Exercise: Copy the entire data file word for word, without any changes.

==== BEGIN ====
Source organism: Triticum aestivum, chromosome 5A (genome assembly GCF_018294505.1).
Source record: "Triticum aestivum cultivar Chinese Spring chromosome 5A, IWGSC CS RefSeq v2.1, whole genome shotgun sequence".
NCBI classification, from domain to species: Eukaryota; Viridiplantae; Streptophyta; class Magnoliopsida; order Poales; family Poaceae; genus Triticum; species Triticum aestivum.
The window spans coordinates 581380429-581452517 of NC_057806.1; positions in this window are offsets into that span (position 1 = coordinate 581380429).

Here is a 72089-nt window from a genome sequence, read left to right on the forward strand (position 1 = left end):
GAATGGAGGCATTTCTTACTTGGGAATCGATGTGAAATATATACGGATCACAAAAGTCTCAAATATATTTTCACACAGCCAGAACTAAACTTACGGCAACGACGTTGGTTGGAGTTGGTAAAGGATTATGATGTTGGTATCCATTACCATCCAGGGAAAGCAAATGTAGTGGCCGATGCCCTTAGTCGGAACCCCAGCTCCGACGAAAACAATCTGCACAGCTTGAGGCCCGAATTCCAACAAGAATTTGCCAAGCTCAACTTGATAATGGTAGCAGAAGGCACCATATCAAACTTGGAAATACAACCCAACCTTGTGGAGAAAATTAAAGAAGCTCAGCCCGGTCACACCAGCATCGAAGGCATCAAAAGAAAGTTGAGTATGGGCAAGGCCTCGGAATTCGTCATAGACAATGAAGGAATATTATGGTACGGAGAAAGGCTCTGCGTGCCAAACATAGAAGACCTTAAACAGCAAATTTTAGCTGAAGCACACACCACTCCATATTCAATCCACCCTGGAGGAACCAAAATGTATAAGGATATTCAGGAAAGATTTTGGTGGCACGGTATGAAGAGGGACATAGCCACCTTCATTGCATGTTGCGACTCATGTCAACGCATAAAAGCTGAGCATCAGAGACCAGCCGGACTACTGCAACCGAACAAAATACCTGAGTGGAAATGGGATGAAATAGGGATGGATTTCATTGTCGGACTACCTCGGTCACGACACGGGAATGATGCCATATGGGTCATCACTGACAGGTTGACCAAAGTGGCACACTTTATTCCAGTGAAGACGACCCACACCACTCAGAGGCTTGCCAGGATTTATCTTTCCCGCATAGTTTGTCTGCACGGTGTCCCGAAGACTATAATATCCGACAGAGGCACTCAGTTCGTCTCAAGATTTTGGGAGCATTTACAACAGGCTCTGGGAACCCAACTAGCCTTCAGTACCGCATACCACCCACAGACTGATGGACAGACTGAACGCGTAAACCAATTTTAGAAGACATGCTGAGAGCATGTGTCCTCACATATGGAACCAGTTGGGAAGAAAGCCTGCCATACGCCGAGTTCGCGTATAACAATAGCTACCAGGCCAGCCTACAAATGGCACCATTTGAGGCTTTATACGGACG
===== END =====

Source organism: Triticum aestivum, chromosome 5A (genome assembly GCF_018294505.1).
Source record: "Triticum aestivum cultivar Chinese Spring chromosome 5A, IWGSC CS RefSeq v2.1, whole genome shotgun sequence".
NCBI classification, from domain to species: Eukaryota; Viridiplantae; Streptophyta; class Magnoliopsida; order Poales; family Poaceae; genus Triticum; species Triticum aestivum.
The window spans coordinates 581380429-581452517 of NC_057806.1; positions in this window are offsets into that span (position 1 = coordinate 581380429).

Here is a 72089-nt window from a genome sequence, read left to right on the forward strand (position 1 = left end):
GAATGGAGGCATTTCTTACTTGGGAATCGATGTGAAATATATACGGATCACAAAAGTCTCAAATATATTTTCACACAGCCAGAACTAAACTTACGGCAACGACGTTGGTTGGAGTTGGTAAAGGATTATGATGTTGGTATCCATTACCATCCAGGGAAAGCAAATGTAGTGGCCGATGCCCTTAGTCGGAACCCCAGCTCCGACGAAAACAATCTGCACAGCTTGAGGCCCGAATTCCAACAAGAATTTGCCAAGCTCAACTTGATAATGGTAGCAGAAGGCACCATATCAAACTTGGAAATACAACCCAACCTTGTGGAGAAAATTAAAGAAGCTCAGCCCGGTCACACCAGCATCGAAGGCATCAAAAGAAAGTTGAGTATGGGCAAGGCCTCGGAATTCGTCATAGACAATGAAGGAATATTATGGTACGGAGAAAGGCTCTGCGTGCCAAACATAGAAGACCTTAAACAGCAAATTTTAGCTGAAGCACACACCACTCCATATTCAATCCACCCTGGAGGAACCAAAATGTATAAGGATATTCAGGAAAGATTTTGGTGGCACGGTATGAAGAGGGACATAGCCACCTTCATTGCATGTTGCGACTCATGTCAACGCATAAAAGCTGAGCATCAGAGACCAGCCGGACTACTGCAACCGAACAAAATACCTGAGTGGAAATGGGATGAAATAGGGATGGATTTCATTGTCGGACTACCTCGGTCACGACACGGGAATGATGCCATATGGGTCATCACTGACAGGTTGACCAAAGTGGCACACTTTATTCCAGTGAAGACGACCCACACCACTCAGAGGCTTGCCAGGATTTATCTTTCCCGCATAGTTTGTCTGCACGGTGTCCCGAAGACTATAATATCCGACAGAGGCACTCAGTTCGTCTCAAGATTTTGGGAGCATTTACAACAGGCTCTGGGAACCCAACTAGCCTTCAGTACCGCATACCACCCACAGACTGATGGACAGACTGAACGCGTAAACCAATTTTAGAAGACATGCTGAGAGCATGTGTCCTCACATATGGAACCAGTTGGGAAGAAAGCCTGCCATACGCCGAGTTCGCGTATAACAATAGCTACCAGGCCAGCCTACAAATGGCACCATTTGAGGCTTTATACGGACG